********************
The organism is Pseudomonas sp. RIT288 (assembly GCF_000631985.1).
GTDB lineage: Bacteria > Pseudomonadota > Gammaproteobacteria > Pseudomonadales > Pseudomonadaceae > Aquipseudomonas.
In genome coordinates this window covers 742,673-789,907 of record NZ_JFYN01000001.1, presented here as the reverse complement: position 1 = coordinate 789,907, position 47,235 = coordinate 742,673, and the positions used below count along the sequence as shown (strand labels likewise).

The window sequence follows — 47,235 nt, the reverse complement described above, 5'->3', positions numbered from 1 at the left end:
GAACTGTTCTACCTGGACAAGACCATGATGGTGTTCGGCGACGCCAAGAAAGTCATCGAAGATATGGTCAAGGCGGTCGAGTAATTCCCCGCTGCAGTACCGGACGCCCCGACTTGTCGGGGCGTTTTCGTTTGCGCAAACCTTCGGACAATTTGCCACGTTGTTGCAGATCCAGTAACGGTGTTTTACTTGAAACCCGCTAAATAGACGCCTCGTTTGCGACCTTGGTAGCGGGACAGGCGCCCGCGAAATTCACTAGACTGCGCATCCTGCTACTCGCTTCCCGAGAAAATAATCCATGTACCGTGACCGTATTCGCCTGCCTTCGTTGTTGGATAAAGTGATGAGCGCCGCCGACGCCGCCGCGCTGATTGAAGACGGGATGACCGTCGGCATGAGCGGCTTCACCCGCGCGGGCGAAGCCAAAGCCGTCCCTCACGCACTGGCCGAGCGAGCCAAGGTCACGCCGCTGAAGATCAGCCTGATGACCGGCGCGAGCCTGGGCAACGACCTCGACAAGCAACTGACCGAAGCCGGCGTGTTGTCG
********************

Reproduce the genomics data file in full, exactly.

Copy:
The organism is Pseudomonas sp. RIT288 (assembly GCF_000631985.1).
GTDB lineage: Bacteria > Pseudomonadota > Gammaproteobacteria > Pseudomonadales > Pseudomonadaceae > Aquipseudomonas.
In genome coordinates this window covers 742,673-789,907 of record NZ_JFYN01000001.1, presented here as the reverse complement: position 1 = coordinate 789,907, position 47,235 = coordinate 742,673, and the positions used below count along the sequence as shown (strand labels likewise).

The window sequence follows — 47,235 nt, the reverse complement described above, 5'->3', positions numbered from 1 at the left end:
GAACTGTTCTACCTGGACAAGACCATGATGGTGTTCGGCGACGCCAAGAAAGTCATCGAAGATATGGTCAAGGCGGTCGAGTAATTCCCCGCTGCAGTACCGGACGCCCCGACTTGTCGGGGCGTTTTCGTTTGCGCAAACCTTCGGACAATTTGCCACGTTGTTGCAGATCCAGTAACGGTGTTTTACTTGAAACCCGCTAAATAGACGCCTCGTTTGCGACCTTGGTAGCGGGACAGGCGCCCGCGAAATTCACTAGACTGCGCATCCTGCTACTCGCTTCCCGAGAAAATAATCCATGTACCGTGACCGTATTCGCCTGCCTTCGTTGTTGGATAAAGTGATGAGCGCCGCCGACGCCGCCGCGCTGATTGAAGACGGGATGACCGTCGGCATGAGCGGCTTCACCCGCGCGGGCGAAGCCAAAGCCGTCCCTCACGCACTGGCCGAGCGAGCCAAGGTCACGCCGCTGAAGATCAGCCTGATGACCGGCGCGAGCCTGGGCAACGACCTCGACAAGCAACTGACCGAAGCCGGCGTGTTGTCG